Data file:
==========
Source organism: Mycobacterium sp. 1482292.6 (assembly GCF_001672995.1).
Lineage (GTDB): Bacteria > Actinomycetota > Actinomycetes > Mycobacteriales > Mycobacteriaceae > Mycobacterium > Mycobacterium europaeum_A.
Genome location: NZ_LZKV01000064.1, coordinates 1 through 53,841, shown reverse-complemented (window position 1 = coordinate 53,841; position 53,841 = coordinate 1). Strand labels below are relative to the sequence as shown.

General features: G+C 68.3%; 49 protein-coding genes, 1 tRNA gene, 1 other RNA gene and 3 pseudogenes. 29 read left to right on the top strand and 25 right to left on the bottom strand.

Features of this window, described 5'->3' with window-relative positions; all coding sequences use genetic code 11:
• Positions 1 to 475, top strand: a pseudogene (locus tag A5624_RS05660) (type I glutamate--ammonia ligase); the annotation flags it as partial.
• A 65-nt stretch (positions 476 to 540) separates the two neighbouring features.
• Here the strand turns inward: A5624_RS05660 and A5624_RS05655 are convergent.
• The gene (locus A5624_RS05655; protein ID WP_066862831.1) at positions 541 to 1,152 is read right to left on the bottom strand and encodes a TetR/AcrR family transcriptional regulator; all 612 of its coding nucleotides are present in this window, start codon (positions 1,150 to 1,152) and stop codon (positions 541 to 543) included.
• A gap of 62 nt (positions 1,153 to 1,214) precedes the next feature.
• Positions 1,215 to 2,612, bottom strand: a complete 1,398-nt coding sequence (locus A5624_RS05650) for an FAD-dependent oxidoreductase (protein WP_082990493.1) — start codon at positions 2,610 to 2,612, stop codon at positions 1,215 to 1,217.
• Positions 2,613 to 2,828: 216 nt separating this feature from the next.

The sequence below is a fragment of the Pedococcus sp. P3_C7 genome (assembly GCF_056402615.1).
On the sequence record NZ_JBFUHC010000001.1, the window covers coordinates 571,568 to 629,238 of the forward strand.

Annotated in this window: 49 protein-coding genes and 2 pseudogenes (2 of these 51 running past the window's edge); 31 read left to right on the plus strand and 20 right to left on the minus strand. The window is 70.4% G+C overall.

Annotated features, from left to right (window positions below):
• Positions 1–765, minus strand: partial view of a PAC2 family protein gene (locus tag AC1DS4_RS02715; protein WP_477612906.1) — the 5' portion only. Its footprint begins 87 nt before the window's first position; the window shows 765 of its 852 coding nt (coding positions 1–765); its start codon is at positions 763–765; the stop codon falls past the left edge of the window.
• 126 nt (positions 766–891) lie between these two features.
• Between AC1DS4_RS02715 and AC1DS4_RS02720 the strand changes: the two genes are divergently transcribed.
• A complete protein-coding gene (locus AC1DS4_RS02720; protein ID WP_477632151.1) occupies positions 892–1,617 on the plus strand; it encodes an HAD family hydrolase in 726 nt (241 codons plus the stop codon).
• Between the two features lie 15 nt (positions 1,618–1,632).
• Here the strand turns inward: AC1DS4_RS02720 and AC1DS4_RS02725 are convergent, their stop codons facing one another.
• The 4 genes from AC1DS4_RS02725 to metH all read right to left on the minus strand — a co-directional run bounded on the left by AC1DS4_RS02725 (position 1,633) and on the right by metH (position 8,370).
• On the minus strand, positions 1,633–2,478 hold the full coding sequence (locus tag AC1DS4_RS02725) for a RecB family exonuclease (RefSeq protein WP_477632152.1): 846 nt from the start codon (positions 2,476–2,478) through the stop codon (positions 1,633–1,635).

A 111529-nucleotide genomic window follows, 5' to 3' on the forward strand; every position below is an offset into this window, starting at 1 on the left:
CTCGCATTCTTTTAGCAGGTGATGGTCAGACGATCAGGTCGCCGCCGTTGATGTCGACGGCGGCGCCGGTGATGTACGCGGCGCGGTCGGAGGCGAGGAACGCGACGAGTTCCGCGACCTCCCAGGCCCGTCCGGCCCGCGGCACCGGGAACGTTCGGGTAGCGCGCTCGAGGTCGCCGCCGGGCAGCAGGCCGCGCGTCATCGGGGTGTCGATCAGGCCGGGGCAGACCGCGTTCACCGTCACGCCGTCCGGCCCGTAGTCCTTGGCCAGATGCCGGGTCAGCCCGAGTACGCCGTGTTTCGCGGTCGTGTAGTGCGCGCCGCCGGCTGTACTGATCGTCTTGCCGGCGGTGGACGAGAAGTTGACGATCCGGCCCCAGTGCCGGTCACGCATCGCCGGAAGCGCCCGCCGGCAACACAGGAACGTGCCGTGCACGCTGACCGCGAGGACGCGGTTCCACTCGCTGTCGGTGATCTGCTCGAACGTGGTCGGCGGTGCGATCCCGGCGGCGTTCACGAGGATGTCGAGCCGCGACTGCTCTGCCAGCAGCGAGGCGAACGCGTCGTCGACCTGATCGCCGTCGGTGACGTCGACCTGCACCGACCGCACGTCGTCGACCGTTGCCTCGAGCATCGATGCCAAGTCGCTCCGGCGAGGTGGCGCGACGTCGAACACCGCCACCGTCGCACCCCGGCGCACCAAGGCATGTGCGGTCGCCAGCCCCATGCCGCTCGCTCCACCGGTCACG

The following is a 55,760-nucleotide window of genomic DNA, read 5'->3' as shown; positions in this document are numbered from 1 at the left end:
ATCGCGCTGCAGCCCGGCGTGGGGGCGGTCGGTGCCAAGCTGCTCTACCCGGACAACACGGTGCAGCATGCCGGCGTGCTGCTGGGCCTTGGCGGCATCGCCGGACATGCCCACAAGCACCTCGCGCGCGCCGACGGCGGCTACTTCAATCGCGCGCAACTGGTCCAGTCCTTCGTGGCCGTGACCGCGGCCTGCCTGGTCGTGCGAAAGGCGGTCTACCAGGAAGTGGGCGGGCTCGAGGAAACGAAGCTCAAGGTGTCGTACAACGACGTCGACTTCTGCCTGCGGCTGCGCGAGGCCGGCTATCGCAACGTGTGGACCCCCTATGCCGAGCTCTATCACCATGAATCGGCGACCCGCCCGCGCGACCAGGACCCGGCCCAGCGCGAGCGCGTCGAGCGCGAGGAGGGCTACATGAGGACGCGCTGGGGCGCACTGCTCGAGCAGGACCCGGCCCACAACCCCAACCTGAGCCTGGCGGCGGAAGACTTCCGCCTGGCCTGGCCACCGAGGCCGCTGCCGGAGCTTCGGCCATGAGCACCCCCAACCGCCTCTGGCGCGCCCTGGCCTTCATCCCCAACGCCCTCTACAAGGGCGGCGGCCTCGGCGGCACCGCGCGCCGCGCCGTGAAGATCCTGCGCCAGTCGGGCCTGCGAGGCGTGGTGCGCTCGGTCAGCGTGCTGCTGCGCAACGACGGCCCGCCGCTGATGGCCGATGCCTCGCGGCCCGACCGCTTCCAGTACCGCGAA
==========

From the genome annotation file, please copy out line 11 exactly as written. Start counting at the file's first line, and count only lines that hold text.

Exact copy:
• Positions 1,215 to 2,612, bottom strand: a complete 1,398-nt coding sequence (locus A5624_RS05650) for an FAD-dependent oxidoreductase (protein WP_082990493.1) — start codon at positions 2,610 to 2,612, stop codon at positions 1,215 to 1,217.